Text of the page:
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Re: Spine-backing question

The paste/Seikishu method is one that Gary Frost used to refer to as a
"pounced-on" spine because the paper is applied with the up and down
stenciling motion of a stencil brush for a close fit.  It is the best way to
deal with reversibility for rebacked spines because if the book ever needs
rebacking again, all one has to do is grab the spine material by the
headband and do a dry pull.  The spine material comes off easily without
damaging the folds of the spine.  The important thing to realise is that the
amount of wheat paste used is extremely small compared to animal glue whose
thickness is trickier to control.  I use only enough wheat paste to dampen
the folds, wiping off any excess with my fingers. I then pounce-on the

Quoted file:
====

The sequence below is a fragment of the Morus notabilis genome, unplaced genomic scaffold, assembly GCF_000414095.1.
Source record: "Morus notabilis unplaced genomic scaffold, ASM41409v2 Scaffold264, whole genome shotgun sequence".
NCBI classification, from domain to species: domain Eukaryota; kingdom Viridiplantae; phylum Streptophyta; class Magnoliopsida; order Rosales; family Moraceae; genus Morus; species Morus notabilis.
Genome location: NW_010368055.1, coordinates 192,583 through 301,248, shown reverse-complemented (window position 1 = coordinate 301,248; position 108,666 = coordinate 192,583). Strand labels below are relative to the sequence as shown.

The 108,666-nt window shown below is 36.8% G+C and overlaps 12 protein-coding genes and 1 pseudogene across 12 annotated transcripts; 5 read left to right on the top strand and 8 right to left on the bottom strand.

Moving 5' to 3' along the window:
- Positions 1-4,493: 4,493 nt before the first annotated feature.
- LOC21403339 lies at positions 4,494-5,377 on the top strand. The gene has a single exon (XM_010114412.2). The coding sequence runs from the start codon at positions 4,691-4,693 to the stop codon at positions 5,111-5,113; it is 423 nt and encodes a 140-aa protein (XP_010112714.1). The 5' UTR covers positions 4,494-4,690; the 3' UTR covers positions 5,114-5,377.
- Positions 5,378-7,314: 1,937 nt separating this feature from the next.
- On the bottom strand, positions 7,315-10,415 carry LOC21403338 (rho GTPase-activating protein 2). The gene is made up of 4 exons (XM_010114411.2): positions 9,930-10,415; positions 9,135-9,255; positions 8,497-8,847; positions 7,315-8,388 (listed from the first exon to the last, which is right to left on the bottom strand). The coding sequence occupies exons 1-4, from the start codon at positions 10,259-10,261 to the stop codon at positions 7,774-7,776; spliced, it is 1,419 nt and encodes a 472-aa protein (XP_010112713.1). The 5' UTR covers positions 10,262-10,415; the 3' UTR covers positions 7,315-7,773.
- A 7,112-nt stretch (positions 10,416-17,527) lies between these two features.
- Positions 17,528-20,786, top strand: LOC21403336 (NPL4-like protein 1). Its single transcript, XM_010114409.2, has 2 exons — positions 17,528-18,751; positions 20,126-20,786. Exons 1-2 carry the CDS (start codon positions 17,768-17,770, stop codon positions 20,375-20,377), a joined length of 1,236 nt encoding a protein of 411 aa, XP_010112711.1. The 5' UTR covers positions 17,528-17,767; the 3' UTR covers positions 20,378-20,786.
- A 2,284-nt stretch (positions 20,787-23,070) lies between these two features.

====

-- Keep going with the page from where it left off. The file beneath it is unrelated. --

Japanese paper using a stencil brush. In many cases, there is enough wheat
paste left over on the spine from the stripping off of the old animal glue
to sufficiently apply the paper, so I do not apply any more wheat paste.
With a miniscule amount of wheat paste present, it provides less munchies
for the bugs than animal glue, and you have the reversibility you need.
Just be sure you allow a full 8 hours to let the spine dry before you apply
PVA, super, and any final linings you may need.

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